Latin America

Latest in Latin America

Cybersecurity

Hackers Leaked Sensitive Government Data in Argentina—and Nobody Cares

On Monday, Aug. 12, hackers leaked 700 GB of data obtained from the government of Argentina, including confidential documents, wiretaps and biometric information from the Argentine Federal Police, along with the personal data of police officers. The Twitter account of the Argentine Naval Prefecture was hacked as well, and used not only to share links to the stolen information but also to spread fake news about a nonexistent British attack on Argentine ships.

Venezuela

Venezuela: A Refugee Crisis in for the Long Haul

For the past two years, the Trump administration has focused on slashing the number of refugees entering the United States, dropping the cap from 85,000 in 2016 to just 30,000 for 2019. These efforts have singled out top-sending—and predominantly Muslim—countries including Syria and Iraq. Yet, in the past two years, new refugee crises have popped up throughout the world; one of the most quickly unraveling of which is just across the Caribbean Sea in Venezuela.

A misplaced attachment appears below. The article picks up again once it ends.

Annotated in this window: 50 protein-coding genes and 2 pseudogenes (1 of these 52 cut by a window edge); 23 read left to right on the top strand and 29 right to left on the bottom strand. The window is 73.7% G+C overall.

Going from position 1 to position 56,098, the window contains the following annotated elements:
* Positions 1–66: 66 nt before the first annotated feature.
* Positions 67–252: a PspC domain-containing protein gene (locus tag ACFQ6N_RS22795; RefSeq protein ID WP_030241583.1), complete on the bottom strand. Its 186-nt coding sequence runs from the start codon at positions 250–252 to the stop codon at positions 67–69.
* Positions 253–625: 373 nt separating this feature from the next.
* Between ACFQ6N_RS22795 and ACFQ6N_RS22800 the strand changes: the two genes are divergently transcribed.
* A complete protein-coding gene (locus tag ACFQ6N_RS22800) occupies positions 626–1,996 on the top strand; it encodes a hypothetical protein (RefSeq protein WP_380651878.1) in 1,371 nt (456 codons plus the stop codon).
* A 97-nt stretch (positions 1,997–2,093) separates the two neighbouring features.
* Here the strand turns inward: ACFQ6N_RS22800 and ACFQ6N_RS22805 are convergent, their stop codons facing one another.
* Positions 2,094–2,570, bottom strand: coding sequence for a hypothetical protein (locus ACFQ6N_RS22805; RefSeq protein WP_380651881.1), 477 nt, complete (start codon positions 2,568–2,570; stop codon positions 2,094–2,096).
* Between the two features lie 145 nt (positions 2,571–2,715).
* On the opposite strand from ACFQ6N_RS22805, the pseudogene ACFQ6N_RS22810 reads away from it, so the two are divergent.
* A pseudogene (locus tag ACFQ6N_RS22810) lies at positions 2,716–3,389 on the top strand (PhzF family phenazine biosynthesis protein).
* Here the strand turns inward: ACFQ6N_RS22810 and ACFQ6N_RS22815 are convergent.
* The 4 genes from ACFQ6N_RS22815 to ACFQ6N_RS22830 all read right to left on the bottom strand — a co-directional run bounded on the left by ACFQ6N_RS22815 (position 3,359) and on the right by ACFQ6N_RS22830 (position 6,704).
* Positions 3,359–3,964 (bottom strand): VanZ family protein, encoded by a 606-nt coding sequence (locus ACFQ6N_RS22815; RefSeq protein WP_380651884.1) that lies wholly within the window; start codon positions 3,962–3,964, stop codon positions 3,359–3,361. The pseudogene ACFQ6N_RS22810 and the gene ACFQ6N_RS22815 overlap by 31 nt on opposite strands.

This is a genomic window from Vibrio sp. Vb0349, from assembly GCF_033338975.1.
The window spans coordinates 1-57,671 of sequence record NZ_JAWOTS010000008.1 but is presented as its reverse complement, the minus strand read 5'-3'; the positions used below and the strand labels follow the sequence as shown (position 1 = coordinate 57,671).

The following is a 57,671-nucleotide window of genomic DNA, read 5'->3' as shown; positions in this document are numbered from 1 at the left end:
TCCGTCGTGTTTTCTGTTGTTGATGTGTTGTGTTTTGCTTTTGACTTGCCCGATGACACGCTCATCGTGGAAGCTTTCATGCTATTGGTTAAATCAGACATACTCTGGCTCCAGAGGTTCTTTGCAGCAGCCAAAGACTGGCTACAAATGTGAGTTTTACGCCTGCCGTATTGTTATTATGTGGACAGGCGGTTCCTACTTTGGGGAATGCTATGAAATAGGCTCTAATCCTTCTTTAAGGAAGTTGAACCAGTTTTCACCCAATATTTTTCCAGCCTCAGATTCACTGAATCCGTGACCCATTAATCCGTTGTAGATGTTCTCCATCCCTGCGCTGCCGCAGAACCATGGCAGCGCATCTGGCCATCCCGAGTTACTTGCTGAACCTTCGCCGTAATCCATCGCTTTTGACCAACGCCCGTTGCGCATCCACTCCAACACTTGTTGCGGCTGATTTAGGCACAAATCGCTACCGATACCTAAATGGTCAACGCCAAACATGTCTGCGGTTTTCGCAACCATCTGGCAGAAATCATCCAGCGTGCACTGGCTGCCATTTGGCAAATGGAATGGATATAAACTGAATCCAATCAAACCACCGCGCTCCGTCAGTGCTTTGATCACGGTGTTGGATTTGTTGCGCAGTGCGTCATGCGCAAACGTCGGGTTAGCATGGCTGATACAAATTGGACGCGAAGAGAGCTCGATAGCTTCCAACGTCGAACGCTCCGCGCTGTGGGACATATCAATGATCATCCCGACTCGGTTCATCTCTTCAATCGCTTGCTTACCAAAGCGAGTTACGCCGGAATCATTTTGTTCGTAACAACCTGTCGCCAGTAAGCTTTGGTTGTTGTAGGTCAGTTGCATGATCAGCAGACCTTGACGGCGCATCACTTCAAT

Immigration

A 'Safe Third Country' Agreement With Mexico Won’t Fix U.S. Migratory Challenges

The Trump administration’s efforts to establish a “zero tolerance policy” prosecuting all irregular border-crossers ended in high-profile disarray but the fallout continues. Months after the president signed an executive order halting the family separations that his administration had implemented, more than 500 children still wait to be reunited with their parents.

Beyond the Border

An Increasingly Difficult Migration Climate

It’s a sticky-hot Sunday night in Tenosique, Tabasco, and Josue is carefully massaging powder onto his feet. “Do your feet hurt?” he asks, catching my gaze and offering the bottle in my direction. Mine did not, but unlike Josue, I had not spent the previous two days walking 37 miles from the Mexico-Guatemala border and dodging the Mexican immigration authorities along the way.

Brief Reviews

A Dissertation on the Strategic Logic of Military Coups

In light of the coup attempt in Turkey (still apparently underway at this writing), I want to note a fairly recent book on coup d'etats from a political science perspective - Naunihal Singh's Seizing Power: The Strategic Logic of Military Coups (Johns Hopkins Press 2014). Singh is a professor at the Air War College in Alabama, and this volume appears to be a published version of his dissertation.

Subscribe to Lawfare

EmailRSSKindle